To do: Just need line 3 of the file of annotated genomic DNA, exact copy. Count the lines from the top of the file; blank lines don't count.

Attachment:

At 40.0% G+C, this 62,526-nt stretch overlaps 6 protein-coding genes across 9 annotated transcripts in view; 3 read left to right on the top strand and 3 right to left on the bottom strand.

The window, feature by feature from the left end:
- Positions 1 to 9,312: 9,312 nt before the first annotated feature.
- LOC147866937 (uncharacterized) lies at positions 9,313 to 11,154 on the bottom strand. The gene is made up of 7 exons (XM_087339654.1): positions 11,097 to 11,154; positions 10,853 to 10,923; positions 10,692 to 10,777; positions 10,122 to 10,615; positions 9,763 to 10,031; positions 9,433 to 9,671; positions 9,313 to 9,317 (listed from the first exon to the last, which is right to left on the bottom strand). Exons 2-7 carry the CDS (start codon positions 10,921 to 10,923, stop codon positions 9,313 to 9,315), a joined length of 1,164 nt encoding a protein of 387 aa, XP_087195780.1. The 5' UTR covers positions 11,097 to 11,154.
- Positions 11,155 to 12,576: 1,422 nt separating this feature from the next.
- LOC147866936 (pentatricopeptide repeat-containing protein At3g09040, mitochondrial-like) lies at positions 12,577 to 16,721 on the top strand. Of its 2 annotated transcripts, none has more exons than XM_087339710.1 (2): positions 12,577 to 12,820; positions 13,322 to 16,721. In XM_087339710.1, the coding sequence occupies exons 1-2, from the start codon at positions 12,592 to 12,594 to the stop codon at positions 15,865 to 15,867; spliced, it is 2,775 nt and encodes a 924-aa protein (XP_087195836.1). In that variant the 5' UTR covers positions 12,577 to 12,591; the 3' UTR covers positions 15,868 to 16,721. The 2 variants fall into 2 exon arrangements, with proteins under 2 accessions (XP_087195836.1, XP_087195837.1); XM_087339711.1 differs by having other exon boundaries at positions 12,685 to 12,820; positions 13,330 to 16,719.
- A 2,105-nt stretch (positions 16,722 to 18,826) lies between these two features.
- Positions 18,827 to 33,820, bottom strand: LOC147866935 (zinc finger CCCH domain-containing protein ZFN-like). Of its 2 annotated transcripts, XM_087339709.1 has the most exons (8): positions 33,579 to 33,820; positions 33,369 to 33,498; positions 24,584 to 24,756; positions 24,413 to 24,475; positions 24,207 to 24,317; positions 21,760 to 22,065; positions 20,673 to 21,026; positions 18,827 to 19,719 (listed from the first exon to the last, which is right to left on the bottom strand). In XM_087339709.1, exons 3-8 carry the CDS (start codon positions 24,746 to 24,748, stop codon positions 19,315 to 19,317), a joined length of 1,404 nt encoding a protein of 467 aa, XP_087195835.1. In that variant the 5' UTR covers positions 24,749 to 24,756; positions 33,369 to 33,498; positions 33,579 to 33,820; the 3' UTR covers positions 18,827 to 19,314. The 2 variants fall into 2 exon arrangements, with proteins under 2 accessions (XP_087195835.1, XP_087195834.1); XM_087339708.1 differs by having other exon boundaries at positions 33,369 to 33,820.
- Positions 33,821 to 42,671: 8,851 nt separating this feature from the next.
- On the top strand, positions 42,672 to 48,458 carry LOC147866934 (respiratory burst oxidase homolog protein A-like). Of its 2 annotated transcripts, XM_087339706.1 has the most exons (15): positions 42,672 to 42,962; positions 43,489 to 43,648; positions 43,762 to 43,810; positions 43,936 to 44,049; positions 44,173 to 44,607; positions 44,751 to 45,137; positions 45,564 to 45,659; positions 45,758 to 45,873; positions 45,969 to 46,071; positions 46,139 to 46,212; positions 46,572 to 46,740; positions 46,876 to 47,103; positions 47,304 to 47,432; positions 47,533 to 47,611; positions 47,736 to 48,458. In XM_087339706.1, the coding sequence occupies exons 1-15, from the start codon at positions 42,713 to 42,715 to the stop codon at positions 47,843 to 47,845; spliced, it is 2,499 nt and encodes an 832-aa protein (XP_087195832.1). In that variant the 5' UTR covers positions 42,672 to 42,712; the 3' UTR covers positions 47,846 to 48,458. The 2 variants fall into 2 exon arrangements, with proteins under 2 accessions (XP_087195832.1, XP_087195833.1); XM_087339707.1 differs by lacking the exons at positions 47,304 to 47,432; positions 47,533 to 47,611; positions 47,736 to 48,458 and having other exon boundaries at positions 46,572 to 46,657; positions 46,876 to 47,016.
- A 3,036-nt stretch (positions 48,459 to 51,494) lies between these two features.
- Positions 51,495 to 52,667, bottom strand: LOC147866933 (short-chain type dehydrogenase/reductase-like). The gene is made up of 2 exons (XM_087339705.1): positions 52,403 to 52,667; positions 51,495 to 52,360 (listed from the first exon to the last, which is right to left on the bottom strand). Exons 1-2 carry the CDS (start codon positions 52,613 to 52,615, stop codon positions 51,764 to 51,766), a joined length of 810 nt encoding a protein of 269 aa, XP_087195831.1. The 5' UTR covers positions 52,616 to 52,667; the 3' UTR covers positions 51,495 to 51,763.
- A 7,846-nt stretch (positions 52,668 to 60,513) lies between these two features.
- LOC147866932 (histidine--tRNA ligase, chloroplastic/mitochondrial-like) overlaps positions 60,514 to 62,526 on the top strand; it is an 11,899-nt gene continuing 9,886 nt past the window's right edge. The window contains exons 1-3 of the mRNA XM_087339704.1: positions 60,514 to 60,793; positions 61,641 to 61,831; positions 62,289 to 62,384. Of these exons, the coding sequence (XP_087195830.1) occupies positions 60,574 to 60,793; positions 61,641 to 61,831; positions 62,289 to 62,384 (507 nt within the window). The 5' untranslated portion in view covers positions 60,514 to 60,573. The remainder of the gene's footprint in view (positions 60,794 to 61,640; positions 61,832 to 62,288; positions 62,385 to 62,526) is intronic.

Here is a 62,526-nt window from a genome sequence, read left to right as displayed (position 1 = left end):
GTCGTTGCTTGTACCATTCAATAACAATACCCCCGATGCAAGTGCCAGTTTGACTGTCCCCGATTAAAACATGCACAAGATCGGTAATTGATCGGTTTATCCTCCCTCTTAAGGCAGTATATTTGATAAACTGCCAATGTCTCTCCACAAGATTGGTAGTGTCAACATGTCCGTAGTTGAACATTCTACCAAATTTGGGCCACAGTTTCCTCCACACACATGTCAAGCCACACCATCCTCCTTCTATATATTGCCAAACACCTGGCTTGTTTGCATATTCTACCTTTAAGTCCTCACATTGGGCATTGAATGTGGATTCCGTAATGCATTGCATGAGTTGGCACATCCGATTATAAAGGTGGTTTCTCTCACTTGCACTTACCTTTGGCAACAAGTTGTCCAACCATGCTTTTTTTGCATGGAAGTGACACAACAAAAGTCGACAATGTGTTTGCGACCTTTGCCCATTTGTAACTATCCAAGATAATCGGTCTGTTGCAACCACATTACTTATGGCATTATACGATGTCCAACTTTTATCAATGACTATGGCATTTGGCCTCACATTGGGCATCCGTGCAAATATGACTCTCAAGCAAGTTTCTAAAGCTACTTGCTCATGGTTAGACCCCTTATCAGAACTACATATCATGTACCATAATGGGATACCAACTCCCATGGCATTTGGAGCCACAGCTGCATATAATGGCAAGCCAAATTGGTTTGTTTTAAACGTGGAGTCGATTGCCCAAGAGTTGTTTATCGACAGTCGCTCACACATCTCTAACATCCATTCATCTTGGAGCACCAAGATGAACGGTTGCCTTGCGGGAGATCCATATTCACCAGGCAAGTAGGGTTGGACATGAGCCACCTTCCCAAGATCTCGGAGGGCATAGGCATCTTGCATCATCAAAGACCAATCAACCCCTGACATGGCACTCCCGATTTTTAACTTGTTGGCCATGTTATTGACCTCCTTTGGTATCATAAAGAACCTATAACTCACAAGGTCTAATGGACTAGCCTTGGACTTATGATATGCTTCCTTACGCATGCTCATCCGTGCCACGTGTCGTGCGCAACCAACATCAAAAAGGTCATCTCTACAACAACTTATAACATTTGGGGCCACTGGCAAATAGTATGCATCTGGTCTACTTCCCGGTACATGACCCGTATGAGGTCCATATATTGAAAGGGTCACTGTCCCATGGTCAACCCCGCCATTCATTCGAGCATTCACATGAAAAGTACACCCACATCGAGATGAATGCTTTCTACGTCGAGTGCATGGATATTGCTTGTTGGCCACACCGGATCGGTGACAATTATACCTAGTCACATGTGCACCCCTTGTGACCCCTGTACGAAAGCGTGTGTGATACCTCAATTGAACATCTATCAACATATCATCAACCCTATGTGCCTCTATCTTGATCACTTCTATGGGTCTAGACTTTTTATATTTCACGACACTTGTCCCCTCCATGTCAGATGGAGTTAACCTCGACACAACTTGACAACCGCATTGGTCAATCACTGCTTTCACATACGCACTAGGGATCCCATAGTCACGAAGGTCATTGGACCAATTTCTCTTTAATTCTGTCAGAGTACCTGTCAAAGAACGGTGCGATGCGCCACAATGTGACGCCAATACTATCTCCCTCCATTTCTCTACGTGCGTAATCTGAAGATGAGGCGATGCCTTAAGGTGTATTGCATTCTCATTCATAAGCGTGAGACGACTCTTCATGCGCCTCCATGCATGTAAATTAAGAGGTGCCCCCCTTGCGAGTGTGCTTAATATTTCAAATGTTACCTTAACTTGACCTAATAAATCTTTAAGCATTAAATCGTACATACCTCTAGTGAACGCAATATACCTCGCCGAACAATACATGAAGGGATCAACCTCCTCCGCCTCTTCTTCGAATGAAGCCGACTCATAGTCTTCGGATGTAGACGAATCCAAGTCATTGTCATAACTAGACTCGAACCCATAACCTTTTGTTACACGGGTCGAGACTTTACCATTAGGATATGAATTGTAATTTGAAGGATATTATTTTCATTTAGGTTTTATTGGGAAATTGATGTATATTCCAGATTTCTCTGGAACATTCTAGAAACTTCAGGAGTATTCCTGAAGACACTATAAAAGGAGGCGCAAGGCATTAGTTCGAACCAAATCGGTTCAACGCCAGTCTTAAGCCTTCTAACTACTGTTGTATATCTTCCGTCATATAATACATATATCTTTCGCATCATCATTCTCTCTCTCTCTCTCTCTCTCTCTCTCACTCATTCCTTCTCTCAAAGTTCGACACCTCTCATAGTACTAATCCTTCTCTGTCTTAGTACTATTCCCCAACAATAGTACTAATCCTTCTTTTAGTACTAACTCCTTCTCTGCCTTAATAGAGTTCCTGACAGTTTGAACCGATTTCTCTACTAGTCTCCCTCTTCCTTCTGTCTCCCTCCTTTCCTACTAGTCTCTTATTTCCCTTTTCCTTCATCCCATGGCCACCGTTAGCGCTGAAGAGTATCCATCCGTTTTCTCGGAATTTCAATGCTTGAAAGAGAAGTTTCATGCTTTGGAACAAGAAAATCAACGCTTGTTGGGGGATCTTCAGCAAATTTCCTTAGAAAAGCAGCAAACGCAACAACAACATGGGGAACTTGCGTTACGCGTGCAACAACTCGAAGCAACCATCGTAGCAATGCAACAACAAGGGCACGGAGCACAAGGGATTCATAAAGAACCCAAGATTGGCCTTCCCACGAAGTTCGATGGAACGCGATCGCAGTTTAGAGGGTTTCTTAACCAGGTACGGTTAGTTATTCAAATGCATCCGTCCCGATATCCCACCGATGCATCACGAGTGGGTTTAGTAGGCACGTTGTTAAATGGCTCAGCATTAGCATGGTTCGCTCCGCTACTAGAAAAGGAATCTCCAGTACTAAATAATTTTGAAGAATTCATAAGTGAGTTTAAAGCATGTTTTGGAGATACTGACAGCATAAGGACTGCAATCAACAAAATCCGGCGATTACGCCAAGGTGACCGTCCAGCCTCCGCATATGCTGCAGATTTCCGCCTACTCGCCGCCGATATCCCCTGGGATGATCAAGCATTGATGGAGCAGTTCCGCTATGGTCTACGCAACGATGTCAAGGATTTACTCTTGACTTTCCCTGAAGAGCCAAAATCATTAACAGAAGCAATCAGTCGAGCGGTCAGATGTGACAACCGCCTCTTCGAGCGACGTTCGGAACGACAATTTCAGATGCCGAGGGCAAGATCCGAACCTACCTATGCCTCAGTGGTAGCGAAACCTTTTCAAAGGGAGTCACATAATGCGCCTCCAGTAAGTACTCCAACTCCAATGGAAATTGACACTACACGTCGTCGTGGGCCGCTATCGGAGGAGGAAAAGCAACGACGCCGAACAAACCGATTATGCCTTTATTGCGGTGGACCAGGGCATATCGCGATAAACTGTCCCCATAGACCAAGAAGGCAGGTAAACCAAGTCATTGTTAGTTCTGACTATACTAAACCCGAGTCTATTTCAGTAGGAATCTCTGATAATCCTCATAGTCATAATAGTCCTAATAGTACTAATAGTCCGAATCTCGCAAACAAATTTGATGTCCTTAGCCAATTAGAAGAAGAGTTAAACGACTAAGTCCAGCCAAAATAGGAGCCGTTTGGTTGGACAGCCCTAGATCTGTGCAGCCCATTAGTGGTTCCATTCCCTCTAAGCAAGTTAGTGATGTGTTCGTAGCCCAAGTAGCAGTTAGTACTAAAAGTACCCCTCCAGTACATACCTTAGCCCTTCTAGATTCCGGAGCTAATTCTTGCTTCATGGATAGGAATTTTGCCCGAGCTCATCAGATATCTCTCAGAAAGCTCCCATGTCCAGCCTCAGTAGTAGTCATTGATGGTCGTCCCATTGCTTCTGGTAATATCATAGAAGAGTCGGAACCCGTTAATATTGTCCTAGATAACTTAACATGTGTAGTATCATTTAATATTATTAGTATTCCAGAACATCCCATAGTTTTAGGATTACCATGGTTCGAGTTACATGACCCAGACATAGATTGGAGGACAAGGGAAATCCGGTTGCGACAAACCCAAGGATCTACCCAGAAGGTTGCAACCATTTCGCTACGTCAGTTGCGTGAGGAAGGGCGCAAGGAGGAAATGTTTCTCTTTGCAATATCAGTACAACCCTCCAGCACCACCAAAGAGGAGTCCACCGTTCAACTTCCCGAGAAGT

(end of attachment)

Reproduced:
- Positions 1 to 9,312: 9,312 nt before the first annotated feature.